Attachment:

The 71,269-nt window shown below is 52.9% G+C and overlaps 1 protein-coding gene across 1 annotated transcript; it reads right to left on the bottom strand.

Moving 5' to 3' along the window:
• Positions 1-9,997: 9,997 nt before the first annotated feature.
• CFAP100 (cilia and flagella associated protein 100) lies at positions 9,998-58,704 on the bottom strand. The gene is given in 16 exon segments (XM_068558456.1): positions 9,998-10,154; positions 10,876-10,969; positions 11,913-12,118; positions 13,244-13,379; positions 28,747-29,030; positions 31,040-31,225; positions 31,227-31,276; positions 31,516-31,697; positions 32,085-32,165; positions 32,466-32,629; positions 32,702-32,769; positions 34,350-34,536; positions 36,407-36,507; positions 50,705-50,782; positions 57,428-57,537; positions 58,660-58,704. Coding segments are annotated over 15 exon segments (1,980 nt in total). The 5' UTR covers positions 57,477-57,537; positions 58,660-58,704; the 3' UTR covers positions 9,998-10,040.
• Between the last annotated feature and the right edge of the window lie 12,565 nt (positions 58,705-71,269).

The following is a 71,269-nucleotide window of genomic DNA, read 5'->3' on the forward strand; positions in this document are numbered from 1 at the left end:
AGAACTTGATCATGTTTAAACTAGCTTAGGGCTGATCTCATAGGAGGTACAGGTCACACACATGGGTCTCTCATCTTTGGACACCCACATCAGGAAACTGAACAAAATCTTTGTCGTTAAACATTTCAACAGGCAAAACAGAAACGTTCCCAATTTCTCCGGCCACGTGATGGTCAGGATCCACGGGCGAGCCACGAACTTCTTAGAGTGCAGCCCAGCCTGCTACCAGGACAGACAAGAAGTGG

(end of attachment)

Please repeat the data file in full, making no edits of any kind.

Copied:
The 71,269-nt window shown below is 52.9% G+C and overlaps 1 protein-coding gene across 1 annotated transcript; it reads right to left on the bottom strand.

Moving 5' to 3' along the window:
• Positions 1-9,997: 9,997 nt before the first annotated feature.
• CFAP100 (cilia and flagella associated protein 100) lies at positions 9,998-58,704 on the bottom strand. The gene is given in 16 exon segments (XM_068558456.1): positions 9,998-10,154; positions 10,876-10,969; positions 11,913-12,118; positions 13,244-13,379; positions 28,747-29,030; positions 31,040-31,225; positions 31,227-31,276; positions 31,516-31,697; positions 32,085-32,165; positions 32,466-32,629; positions 32,702-32,769; positions 34,350-34,536; positions 36,407-36,507; positions 50,705-50,782; positions 57,428-57,537; positions 58,660-58,704. Coding segments are annotated over 15 exon segments (1,980 nt in total). The 5' UTR covers positions 57,477-57,537; positions 58,660-58,704; the 3' UTR covers positions 9,998-10,040.
• Between the last annotated feature and the right edge of the window lie 12,565 nt (positions 58,705-71,269).

The following is a 71,269-nucleotide window of genomic DNA, read 5'->3' on the forward strand; positions in this document are numbered from 1 at the left end:
AGAACTTGATCATGTTTAAACTAGCTTAGGGCTGATCTCATAGGAGGTACAGGTCACACACATGGGTCTCTCATCTTTGGACACCCACATCAGGAAACTGAACAAAATCTTTGTCGTTAAACATTTCAACAGGCAAAACAGAAACGTTCCCAATTTCTCCGGCCACGTGATGGTCAGGATCCACGGGCGAGCCACGAACTTCTTAGAGTGCAGCCCAGCCTGCTACCAGGACAGACAAGAAGTGG